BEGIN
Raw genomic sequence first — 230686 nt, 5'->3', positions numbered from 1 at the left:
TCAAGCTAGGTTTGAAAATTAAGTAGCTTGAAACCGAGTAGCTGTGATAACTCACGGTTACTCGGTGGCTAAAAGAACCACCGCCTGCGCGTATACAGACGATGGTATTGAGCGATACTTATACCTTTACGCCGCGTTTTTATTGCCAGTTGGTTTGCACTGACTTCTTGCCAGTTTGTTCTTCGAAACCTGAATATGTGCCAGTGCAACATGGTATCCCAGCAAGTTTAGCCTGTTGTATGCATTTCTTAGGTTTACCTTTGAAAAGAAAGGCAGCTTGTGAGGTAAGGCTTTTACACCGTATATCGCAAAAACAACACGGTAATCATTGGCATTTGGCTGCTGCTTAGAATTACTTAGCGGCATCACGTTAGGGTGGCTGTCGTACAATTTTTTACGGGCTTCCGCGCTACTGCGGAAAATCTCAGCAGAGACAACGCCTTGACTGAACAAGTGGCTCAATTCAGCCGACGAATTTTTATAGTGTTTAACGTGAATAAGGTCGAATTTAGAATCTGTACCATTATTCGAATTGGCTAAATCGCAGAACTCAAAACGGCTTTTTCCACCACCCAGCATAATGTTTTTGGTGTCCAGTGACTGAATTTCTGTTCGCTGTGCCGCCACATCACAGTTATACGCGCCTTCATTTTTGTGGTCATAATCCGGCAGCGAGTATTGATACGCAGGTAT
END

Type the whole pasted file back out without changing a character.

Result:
Raw genomic sequence first — 230686 nt, 5'->3', positions numbered from 1 at the left:
TCAAGCTAGGTTTGAAAATTAAGTAGCTTGAAACCGAGTAGCTGTGATAACTCACGGTTACTCGGTGGCTAAAAGAACCACCGCCTGCGCGTATACAGACGATGGTATTGAGCGATACTTATACCTTTACGCCGCGTTTTTATTGCCAGTTGGTTTGCACTGACTTCTTGCCAGTTTGTTCTTCGAAACCTGAATATGTGCCAGTGCAACATGGTATCCCAGCAAGTTTAGCCTGTTGTATGCATTTCTTAGGTTTACCTTTGAAAAGAAAGGCAGCTTGTGAGGTAAGGCTTTTACACCGTATATCGCAAAAACAACACGGTAATCATTGGCATTTGGCTGCTGCTTAGAATTACTTAGCGGCATCACGTTAGGGTGGCTGTCGTACAATTTTTTACGGGCTTCCGCGCTACTGCGGAAAATCTCAGCAGAGACAACGCCTTGACTGAACAAGTGGCTCAATTCAGCCGACGAATTTTTATAGTGTTTAACGTGAATAAGGTCGAATTTAGAATCTGTACCATTATTCGAATTGGCTAAATCGCAGAACTCAAAACGGCTTTTTCCACCACCCAGCATAATGTTTTTGGTGTCCAGTGACTGAATTTCTGTTCGCTGTGCCGCCACATCACAGTTATACGCGCCTTCATTTTTGTGGTCATAATCCGGCAGCGAGTATTGATACGCAGGTAT